Postpartum Depression - Experiences

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What is postpartum depression? Are there different types of postpartum depression?

Postpartum depression may be the most common problem associated with childbirth. It has been described as afflicting prominent historical figures like author/suffragist Charlotte Perkins Gilman in the 19th century. This illness is characterized by depression that a woman experiences within four weeks of childbirth, affecting about 9-16% of women who give birth. Postpartum depression occurs after one out of every eight deliveries in the United States, affecting about half a million women every year. Postpartum depression is also called major depression with postpartum onset. Delusional thinking after childbirth, called postpartum psychosis, affects about one in every thousand women.

Notably, postpartum depression is not an illness that is exclusive to mothers. Fathers can experience it as well. As with women, symptoms in men can result in fathers having difficulty caring for themselves and for their children when suffering from postpartum depression.

Unfortunately, up to 50% of individuals with postpartum depression or postpartum psychosis are never detected. That can result in devastating outcomes for the patient and family. For example, postpartum psychosis is thought to have been a potential factor in Andrea Yates drowning her five children in 2001 and was explored as a factor in Susan Smith drowning her two sons.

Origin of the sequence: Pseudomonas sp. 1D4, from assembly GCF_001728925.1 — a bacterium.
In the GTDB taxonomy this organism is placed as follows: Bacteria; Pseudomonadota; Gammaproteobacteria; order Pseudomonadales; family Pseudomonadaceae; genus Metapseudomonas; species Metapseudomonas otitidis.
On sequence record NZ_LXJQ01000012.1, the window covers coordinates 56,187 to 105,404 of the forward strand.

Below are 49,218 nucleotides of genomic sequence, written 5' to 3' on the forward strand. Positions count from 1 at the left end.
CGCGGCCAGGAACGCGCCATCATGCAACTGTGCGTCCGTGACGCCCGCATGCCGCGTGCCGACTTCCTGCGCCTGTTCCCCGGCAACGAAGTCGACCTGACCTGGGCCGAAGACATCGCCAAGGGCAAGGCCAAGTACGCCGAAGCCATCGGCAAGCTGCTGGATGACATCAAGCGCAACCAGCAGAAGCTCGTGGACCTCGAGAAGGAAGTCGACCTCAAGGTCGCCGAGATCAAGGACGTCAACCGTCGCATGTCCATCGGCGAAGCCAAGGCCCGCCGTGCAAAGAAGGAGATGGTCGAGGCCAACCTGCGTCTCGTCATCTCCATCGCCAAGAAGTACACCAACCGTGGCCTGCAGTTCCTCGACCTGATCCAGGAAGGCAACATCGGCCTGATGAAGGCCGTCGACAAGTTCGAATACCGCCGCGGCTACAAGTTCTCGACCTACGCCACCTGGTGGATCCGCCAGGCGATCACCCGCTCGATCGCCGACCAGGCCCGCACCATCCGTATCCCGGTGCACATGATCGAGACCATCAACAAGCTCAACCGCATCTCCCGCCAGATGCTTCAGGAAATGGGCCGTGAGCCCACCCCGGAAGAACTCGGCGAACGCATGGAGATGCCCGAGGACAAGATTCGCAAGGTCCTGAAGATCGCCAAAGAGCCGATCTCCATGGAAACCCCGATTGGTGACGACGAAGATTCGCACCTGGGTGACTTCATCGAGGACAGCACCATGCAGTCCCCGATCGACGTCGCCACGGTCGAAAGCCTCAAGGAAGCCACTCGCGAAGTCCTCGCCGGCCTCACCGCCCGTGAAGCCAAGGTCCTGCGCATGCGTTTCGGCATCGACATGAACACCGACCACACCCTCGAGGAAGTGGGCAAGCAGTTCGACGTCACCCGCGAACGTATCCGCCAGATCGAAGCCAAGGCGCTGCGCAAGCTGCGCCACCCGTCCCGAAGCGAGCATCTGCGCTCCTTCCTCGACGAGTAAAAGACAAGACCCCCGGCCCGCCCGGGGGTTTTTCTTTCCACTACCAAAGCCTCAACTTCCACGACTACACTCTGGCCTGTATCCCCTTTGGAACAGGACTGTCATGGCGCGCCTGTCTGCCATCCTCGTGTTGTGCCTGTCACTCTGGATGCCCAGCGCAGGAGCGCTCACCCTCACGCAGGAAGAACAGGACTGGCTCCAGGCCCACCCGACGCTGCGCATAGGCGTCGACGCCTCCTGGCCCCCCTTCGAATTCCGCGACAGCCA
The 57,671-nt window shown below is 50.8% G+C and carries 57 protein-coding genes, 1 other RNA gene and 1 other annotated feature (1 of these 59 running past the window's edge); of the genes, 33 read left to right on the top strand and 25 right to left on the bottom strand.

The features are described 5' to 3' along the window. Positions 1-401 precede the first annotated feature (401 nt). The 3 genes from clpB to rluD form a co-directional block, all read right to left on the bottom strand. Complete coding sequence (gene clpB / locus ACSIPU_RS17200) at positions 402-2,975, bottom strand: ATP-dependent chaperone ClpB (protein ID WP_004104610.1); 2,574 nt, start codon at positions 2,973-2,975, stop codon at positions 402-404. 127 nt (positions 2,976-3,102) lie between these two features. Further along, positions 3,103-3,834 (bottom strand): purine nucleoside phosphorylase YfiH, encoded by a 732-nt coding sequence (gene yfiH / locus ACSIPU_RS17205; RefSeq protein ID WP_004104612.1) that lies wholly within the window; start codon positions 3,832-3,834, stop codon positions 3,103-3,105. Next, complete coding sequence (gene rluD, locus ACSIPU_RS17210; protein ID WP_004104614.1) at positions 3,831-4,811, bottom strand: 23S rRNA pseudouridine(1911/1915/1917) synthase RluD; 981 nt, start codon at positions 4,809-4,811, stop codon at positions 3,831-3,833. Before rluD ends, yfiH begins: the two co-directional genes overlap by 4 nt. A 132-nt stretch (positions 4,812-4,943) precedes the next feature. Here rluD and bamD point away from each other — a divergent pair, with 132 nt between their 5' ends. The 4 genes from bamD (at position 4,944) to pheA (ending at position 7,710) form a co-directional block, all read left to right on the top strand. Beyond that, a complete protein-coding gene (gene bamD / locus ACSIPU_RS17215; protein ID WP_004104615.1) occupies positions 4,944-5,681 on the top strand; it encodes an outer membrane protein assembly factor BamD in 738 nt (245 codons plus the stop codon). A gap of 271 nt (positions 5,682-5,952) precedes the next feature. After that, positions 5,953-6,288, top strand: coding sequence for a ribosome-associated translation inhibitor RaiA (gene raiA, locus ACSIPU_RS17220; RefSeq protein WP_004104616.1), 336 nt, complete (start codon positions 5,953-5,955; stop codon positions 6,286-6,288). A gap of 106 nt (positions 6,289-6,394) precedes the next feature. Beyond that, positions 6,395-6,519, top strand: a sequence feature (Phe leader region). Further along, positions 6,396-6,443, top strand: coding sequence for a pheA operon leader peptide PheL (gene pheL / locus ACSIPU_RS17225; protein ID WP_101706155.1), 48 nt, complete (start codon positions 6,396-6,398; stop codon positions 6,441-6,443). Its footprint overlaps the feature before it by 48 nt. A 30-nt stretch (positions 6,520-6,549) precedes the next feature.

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Comment from: iwannabebetter, 25-34 Female (Patient) Published: August 26

I was a new mother that experienced a divorce within months before my child's birth. I felt sad the day I had the baby. I also felt sad upon the exit from the hospital. A week later I went to the doctor because I was still sad and I didn't want to be bothered with my child. I felt guilty that I felt that way and all I could do was cry. I did not eat and I never wanted to be left alone. I had thoughts of horrible things but I knew I would never hurt myself or my child. I just wanted the thought to go away. I felt like nothing was helping, medications or family support. Still sometimes I will have a thought and hate. I talk to a friend and I get more active. I feel bad because my child's father is not in the picture but I realize when she sees all of the pictures and remembers all of the memories at least she will see him there. Get help... know it's nothing that you done to have this problem. It's a chemical imbalance. If medication helps, take it! Don't be afraid to say what you are feeling, it's the only way you can get help. I am getting better still 4 years later. I have hope!

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